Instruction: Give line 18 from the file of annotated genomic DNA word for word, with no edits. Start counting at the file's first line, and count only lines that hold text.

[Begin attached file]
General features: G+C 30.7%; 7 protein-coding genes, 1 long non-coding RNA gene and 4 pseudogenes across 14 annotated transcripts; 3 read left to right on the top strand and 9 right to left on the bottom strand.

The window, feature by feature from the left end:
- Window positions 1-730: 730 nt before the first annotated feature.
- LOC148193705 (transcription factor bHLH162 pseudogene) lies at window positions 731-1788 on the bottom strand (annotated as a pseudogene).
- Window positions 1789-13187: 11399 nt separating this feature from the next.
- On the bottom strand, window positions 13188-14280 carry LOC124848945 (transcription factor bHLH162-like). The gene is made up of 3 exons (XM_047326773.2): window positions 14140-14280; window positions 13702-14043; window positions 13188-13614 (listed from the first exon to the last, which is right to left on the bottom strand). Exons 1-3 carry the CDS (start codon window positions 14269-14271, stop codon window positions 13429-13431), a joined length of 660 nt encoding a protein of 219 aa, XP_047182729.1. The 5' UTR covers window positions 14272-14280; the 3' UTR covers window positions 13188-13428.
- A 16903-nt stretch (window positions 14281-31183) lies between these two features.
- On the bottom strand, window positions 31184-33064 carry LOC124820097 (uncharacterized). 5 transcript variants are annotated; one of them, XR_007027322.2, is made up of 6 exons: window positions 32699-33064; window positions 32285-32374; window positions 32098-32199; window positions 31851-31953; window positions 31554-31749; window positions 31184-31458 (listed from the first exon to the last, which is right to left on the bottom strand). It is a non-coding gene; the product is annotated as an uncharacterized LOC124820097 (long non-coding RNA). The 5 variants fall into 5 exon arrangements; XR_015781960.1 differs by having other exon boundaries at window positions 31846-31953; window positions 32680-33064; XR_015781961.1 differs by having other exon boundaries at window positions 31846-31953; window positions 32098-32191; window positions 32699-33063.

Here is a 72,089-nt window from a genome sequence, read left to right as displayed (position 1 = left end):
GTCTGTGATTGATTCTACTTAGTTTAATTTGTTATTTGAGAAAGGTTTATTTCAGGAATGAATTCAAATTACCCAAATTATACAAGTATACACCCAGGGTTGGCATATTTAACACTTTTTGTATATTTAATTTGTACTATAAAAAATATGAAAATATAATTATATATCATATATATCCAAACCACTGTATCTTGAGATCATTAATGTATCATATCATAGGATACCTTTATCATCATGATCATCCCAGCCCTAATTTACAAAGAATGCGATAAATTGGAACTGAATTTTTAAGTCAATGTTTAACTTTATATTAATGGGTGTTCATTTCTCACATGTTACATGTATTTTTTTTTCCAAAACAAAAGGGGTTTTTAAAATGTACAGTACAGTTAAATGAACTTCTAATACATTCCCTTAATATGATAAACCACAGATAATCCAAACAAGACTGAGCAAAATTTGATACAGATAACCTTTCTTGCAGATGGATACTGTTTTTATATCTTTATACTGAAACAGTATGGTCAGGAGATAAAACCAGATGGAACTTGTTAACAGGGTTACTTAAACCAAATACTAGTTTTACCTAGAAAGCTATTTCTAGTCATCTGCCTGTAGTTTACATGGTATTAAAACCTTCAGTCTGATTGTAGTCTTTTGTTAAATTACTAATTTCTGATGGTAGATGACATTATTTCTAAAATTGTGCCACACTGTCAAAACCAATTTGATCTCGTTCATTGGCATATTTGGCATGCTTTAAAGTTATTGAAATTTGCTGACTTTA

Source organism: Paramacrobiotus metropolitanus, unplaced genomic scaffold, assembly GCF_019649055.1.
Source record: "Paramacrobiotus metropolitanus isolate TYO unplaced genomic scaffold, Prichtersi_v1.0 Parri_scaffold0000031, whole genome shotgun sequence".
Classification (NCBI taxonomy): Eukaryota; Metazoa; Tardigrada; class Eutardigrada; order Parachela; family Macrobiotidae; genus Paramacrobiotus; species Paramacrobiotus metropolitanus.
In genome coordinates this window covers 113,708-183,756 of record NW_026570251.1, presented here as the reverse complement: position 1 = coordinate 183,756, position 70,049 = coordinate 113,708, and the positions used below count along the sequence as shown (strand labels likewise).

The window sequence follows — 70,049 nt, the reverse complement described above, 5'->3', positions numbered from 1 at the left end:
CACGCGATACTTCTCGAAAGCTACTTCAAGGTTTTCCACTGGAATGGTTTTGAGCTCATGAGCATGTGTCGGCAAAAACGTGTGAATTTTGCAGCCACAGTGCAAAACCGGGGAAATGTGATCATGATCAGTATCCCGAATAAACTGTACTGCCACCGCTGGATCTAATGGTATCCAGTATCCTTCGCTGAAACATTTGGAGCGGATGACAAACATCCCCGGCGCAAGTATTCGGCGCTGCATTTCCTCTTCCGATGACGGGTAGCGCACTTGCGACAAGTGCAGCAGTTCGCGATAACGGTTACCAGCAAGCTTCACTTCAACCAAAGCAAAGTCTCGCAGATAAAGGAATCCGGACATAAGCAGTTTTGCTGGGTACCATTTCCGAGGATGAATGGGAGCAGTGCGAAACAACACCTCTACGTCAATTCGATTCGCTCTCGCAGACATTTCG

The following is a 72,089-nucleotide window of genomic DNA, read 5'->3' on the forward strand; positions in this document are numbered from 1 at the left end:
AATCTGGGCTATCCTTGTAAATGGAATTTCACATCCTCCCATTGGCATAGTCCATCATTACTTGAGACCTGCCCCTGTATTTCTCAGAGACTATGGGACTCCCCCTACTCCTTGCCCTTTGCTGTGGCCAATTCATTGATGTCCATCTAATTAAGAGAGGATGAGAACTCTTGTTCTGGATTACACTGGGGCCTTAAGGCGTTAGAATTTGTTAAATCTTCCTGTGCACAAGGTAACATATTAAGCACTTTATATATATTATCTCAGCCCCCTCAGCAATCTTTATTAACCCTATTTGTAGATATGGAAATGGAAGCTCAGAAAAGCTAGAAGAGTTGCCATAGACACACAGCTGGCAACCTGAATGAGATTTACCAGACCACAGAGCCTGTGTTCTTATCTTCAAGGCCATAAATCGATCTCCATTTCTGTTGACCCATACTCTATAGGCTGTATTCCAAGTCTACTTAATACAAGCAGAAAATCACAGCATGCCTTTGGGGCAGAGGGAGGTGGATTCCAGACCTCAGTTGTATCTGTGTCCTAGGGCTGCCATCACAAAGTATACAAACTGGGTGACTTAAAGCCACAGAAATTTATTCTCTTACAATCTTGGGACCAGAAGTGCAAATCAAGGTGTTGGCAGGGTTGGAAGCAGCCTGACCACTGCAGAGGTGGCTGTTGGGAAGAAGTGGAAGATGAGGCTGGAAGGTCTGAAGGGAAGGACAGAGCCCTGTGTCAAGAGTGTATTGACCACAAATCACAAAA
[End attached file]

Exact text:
AATCTGGGCTATCCTTGTAAATGGAATTTCACATCCTCCCATTGGCATAGTCCATCATTACTTGAGACCTGCCCCTGTATTTCTCAGAGACTATGGGACTCCCCCTACTCCTTGCCCTTTGCTGTGGCCAATTCATTGATGTCCATCTAATTAAGAGAGGATGAGAACTCTTGTTCTGGATTACACTGGGGCCTTAAGGCGTTAGAATTTGTTAAATCTTCCTGTGCACAAGGTAACATATTAAGCACTTTATATATATTATCTCAGCCCCCTCAGCAATCTTTATTAACCCTATTTGTAGATATGGAAATGGAAGCTCAGAAAAGCTAGAAGAGTTGCCATAGACACACAGCTGGCAACCTGAATGAGATTTACCAGACCACAGAGCCTGTGTTCTTATCTTCAAGGCCATAAATCGATCTCCATTTCTGTTGACCCATACTCTATAGGCTGTATTCCAAGTCTACTTAATACAAGCAGAAAATCACAGCATGCCTTTGGGGCAGAGGGAGGTGGATTCCAGACCTCAGTTGTATCTGTGTCCTAGGGCTGCCATCACAAAGTATACAAACTGGGTGACTTAAAGCCACAGAAATTTATTCTCTTACAATCTTGGGACCAGAAGTGCAAATCAAGGTGTTGGCAGGGTTGGAAGCAGCCTGACCACTGCAGAGGTGGCTGTTGGGAAGAAGTGGAAGATGAGGCTGGAAGGTCTGAAGGGAAGGACAGAGCCCTGTGTCAAGAGTGTATTGACCACAAATCACAAAA